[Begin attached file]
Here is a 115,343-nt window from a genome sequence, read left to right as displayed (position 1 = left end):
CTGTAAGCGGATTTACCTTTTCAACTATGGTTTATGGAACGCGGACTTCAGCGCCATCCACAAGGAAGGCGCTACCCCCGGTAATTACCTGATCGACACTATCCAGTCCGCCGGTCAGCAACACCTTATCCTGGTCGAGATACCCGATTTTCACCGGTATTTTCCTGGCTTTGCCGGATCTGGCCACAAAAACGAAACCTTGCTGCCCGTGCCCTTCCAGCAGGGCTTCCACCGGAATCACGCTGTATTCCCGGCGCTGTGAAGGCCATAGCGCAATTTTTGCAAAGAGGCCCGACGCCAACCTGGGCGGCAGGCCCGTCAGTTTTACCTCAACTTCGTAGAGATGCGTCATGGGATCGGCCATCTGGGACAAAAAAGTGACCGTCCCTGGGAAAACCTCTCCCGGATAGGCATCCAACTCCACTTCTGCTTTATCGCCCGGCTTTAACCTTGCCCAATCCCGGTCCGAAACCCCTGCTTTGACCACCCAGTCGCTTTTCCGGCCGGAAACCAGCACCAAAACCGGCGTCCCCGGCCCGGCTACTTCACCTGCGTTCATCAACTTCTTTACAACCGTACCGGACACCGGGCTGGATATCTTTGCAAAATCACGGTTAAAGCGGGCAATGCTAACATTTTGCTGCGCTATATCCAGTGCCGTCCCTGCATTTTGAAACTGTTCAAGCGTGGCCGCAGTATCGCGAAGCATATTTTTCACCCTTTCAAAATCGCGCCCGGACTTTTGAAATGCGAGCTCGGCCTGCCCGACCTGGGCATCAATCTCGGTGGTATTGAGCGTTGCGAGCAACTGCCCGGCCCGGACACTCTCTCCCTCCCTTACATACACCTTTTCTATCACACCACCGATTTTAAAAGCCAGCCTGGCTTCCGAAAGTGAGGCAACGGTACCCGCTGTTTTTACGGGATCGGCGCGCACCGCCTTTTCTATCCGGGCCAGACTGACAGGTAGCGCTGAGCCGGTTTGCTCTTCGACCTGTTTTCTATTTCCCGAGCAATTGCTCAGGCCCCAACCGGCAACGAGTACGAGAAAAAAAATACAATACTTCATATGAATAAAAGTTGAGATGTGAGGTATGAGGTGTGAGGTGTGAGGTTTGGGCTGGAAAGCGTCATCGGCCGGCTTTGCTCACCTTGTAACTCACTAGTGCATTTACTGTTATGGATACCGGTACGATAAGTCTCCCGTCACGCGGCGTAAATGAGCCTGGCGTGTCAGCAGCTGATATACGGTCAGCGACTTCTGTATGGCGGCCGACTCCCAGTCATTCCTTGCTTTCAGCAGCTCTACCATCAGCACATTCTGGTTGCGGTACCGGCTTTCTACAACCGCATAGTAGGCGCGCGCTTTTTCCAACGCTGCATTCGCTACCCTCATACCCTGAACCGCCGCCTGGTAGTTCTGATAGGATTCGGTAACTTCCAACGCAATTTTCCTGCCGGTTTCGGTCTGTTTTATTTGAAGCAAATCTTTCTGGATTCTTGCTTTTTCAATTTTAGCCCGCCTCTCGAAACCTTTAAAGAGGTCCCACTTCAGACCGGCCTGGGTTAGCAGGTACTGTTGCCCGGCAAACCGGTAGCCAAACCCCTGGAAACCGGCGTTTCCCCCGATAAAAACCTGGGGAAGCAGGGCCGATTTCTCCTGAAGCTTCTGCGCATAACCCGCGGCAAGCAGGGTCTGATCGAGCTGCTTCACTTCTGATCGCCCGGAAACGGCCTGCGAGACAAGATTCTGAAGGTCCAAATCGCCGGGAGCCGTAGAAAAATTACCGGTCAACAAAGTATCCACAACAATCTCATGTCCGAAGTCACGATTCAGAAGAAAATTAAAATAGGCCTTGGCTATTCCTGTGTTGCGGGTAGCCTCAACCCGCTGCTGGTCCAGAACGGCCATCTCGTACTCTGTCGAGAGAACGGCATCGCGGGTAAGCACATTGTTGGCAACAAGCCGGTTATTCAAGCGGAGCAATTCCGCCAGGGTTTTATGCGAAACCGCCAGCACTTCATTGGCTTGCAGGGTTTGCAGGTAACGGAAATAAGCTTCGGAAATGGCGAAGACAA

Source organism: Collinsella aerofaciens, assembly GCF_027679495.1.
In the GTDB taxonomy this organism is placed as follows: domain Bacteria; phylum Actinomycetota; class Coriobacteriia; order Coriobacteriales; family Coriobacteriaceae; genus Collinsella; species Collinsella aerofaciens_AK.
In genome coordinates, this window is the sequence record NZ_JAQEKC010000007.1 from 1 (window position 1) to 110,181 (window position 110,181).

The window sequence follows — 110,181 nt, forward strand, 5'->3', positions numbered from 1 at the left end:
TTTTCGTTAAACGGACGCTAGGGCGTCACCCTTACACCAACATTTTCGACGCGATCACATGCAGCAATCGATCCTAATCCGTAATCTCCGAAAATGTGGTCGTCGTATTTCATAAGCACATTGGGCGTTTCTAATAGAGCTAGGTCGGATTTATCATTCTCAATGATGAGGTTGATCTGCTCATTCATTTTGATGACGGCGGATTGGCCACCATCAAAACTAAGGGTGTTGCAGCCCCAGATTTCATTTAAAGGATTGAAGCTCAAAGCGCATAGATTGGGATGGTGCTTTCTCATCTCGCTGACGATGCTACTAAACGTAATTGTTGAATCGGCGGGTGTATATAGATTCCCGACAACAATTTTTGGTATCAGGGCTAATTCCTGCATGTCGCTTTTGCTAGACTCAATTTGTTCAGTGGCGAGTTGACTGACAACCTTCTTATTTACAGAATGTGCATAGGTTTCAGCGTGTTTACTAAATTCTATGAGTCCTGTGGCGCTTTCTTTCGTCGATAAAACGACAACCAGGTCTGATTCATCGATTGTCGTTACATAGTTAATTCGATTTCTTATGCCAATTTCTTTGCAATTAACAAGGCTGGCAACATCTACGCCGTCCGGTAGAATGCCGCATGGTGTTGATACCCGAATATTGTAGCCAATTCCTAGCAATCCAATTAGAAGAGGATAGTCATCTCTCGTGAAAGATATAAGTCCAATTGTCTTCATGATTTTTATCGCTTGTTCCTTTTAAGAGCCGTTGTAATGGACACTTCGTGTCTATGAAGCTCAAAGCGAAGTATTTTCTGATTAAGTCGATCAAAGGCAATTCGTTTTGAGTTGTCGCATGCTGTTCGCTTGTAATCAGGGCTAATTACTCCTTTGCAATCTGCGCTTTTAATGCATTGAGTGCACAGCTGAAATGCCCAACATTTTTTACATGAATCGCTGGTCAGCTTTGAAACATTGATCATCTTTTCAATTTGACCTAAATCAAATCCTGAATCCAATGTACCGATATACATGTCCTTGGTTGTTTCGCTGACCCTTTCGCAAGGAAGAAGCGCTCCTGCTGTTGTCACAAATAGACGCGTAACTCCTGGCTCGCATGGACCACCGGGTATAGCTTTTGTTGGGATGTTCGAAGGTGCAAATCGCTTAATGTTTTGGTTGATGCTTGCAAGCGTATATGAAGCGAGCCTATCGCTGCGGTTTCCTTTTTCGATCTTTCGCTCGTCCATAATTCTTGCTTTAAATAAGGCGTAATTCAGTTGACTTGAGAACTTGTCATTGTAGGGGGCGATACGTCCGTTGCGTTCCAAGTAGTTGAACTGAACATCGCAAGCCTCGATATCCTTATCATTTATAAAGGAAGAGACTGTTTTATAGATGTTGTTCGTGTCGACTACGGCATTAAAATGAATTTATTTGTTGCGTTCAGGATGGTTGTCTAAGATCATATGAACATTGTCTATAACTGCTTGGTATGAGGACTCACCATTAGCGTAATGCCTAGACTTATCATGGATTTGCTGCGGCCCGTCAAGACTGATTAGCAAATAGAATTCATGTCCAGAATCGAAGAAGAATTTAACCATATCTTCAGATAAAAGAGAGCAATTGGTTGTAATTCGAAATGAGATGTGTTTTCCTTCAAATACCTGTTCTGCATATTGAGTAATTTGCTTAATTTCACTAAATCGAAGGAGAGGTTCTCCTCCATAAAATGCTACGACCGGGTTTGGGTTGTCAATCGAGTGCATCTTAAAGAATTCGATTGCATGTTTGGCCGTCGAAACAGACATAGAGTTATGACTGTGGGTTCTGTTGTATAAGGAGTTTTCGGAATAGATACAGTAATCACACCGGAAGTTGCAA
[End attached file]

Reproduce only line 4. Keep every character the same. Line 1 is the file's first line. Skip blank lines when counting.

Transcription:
In the GTDB taxonomy this organism is placed as follows: domain Bacteria; phylum Actinomycetota; class Coriobacteriia; order Coriobacteriales; family Coriobacteriaceae; genus Collinsella; species Collinsella aerofaciens_AK.